The Great Indoors: Safe & Fun

Ever wonder what goes on behind closed doors? Healthy, safe cats live out their entire lives, for one thing. If you want your cat to live to a ripe old age, the best thing you can do for her is keep her inside. Allowing your cat to wander around outdoors on her own, without your supervision, makes her susceptible to any of the following life-shortening—and often painful—tragedies:

  • Being hit by a car
  • Ingesting a deadly poison like antifreeze or a pesticide
  • Being trapped by an unhappy neighbour
  • Being attacked by a roaming dog, cat, or wild animal
  • Contracting a disease from another animal
  • Becoming lost and unable to find her way home
  • Being stolen
  • Encountering an adult or child with cruel intentions

Some people believe there are good reasons to allow their cat to be outdoors without their supervision, so we’ve included a number of these objections along with our comments and suggestions.

“But I have a six-foot fence.”
Unless you have special fencing that’s designed to prevent a cat from climbing out, your cat will be able to scale your fence and escape the confines of your yard. If you do have special fencing, make sure that it can keep other cats or animals from getting into your yard to injure your cat. Some companies manufacture ready-made cat fences and backyard enclosures.

“But my last cat went outdoors and he loved it.”
Your cat may enjoy being outdoors, but by allowing him to go outside unsupervised, you’re putting him at risk for a shortened life span. The expected life span of an indoor-outdoor cat will depend on several factors, including the type of neighborhood you live in and sheer luck. But, on average, cats who are allowed to roam outdoors often don’t live to see age five. Cats who are always kept safely confined can live to be 18 to 20 years old.

“But my cat’s litter box smells.”
Scoop your cat’s litter box on a daily basis. How often you actually replace (change) the litter depends on the number of cats in your home, the number of litter boxes, and the type of litter you use. Twice a week is a general guideline for clay litter, but depending on the circumstances, you may need to change it every other day or once a week. Wash the litter box with soap and water every time you change the litter; the use of strong-smelling chemicals and cleansers may cause your cat to avoid the box.

“But my cat likes to sun herself.”
Your cat can safely sun herself indoors by lying near a window. If you’re really intent on letting your cat outdoors, put her on a harness and leash and stay with her while she’s taking in the rays.

“But I can’t keep him in.”
Keep your windows closed or install screens. Remember to always keep your doors closed and teach your children the importance of keeping the doors closed, too. It may take a few days or a few weeks, but if there are enough interesting things for your cat to play with indoors, he’ll come to enjoy being indoors. Be sure to provide him with a scratching post and safe toys to bat or carry around.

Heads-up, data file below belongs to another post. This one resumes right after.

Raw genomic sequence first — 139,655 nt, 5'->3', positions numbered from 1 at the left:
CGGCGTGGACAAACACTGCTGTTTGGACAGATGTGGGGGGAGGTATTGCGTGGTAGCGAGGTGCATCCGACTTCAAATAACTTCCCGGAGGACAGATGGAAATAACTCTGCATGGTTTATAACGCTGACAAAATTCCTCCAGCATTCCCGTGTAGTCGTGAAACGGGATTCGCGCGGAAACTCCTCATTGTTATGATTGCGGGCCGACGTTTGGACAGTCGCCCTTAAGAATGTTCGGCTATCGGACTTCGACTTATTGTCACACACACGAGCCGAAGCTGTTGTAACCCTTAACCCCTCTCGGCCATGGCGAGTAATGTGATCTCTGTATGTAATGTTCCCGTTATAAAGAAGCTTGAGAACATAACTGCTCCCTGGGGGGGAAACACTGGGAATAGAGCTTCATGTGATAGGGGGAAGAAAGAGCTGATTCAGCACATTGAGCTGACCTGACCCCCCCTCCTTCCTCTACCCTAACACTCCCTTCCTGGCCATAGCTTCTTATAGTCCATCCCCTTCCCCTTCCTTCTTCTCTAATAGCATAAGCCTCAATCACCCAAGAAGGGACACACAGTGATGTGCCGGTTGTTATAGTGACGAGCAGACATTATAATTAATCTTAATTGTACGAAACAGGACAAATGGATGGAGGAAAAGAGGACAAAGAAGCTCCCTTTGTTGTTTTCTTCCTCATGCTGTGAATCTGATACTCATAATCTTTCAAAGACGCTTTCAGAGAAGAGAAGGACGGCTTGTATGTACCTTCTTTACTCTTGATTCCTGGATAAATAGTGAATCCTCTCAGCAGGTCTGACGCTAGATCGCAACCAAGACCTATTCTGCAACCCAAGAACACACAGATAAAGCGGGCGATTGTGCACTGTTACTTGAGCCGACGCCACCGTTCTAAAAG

“But we’ve always let her out.”
You can change your cat’s behaviour. It will take time and patience, but it might save her life. When you implement your “closed door” policy, give her a lot of extra attention and entertainment. At first she may cry, but don’t give in—more often than not, she’ll soon be happy to stay indoors with you.

“But my cat knows to avoid cars.”
Even if this were true, all it would take is another cat, a dog, or a shiny object to lure your cat into the street and into the path of traffic. Also keep in mind that not everyone will swerve to miss a cat in the road.

“But my cat needs exercise and likes to play with other cats.”
Stray cats could spread viruses such as feline leukemia and other fatal diseases. If your cat needs a friend, adopt another cat who’s healthy and disease-free. Cats kept safely confined do need extra attention and exercise inside, so be sure to play with your cats regularly using a variety of toys and chase games.

“But my cat yowls and acts likes he really needs to go outside.”
Your cat may be feeling the physiological need to mate. If this is the case, make sure your cat is spayed or neutered. Sterilized cats don’t have the natural need to breed, and therefore, won’t be anxious to go out to find a mate.

Transforming a cat who is allowed roam freely outside into a safe cat will take time, effort, and patience; some cats will adapt more quickly than others. And many cat owners report that keeping cats inside actually fosters the bond between feline and human. If, despite your best efforts, your cat simply cannot make the transition, then vow to keep your next cat safely confined from the start.


Adapted from Dumb Friends League, Denver, Colorado, 2009.